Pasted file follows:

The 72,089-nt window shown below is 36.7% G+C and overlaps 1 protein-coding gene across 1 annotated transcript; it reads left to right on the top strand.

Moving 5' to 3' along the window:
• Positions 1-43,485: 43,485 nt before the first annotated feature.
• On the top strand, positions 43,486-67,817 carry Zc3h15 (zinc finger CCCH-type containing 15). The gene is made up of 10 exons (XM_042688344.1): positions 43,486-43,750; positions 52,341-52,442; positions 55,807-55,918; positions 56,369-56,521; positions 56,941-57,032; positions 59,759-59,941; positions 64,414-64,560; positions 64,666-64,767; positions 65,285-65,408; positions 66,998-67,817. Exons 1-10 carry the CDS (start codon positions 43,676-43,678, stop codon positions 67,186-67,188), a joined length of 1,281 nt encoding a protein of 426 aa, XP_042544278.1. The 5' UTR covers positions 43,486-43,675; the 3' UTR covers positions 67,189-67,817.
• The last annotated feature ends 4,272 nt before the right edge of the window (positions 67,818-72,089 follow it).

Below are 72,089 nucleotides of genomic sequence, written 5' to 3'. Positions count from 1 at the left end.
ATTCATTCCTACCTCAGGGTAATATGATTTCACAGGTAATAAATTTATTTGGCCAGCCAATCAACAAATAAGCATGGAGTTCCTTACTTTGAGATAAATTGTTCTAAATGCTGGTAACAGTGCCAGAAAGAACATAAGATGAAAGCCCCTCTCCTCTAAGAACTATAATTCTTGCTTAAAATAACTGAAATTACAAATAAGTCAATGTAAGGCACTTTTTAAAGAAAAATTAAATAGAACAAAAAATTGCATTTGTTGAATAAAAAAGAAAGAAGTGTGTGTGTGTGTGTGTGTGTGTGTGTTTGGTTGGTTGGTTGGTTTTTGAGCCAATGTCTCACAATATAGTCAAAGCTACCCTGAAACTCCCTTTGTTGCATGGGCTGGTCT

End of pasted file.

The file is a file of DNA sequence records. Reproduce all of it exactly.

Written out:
The 72,089-nt window shown below is 36.7% G+C and overlaps 1 protein-coding gene across 1 annotated transcript; it reads left to right on the top strand.

Moving 5' to 3' along the window:
• Positions 1-43,485: 43,485 nt before the first annotated feature.
• On the top strand, positions 43,486-67,817 carry Zc3h15 (zinc finger CCCH-type containing 15). The gene is made up of 10 exons (XM_042688344.1): positions 43,486-43,750; positions 52,341-52,442; positions 55,807-55,918; positions 56,369-56,521; positions 56,941-57,032; positions 59,759-59,941; positions 64,414-64,560; positions 64,666-64,767; positions 65,285-65,408; positions 66,998-67,817. Exons 1-10 carry the CDS (start codon positions 43,676-43,678, stop codon positions 67,186-67,188), a joined length of 1,281 nt encoding a protein of 426 aa, XP_042544278.1. The 5' UTR covers positions 43,486-43,675; the 3' UTR covers positions 67,189-67,817.
• The last annotated feature ends 4,272 nt before the right edge of the window (positions 67,818-72,089 follow it).

Below are 72,089 nucleotides of genomic sequence, written 5' to 3'. Positions count from 1 at the left end.
ATTCATTCCTACCTCAGGGTAATATGATTTCACAGGTAATAAATTTATTTGGCCAGCCAATCAACAAATAAGCATGGAGTTCCTTACTTTGAGATAAATTGTTCTAAATGCTGGTAACAGTGCCAGAAAGAACATAAGATGAAAGCCCCTCTCCTCTAAGAACTATAATTCTTGCTTAAAATAACTGAAATTACAAATAAGTCAATGTAAGGCACTTTTTAAAGAAAAATTAAATAGAACAAAAAATTGCATTTGTTGAATAAAAAAGAAAGAAGTGTGTGTGTGTGTGTGTGTGTGTGTGTTTGGTTGGTTGGTTGGTTTTTGAGCCAATGTCTCACAATATAGTCAAAGCTACCCTGAAACTCCCTTTGTTGCATGGGCTGGTCT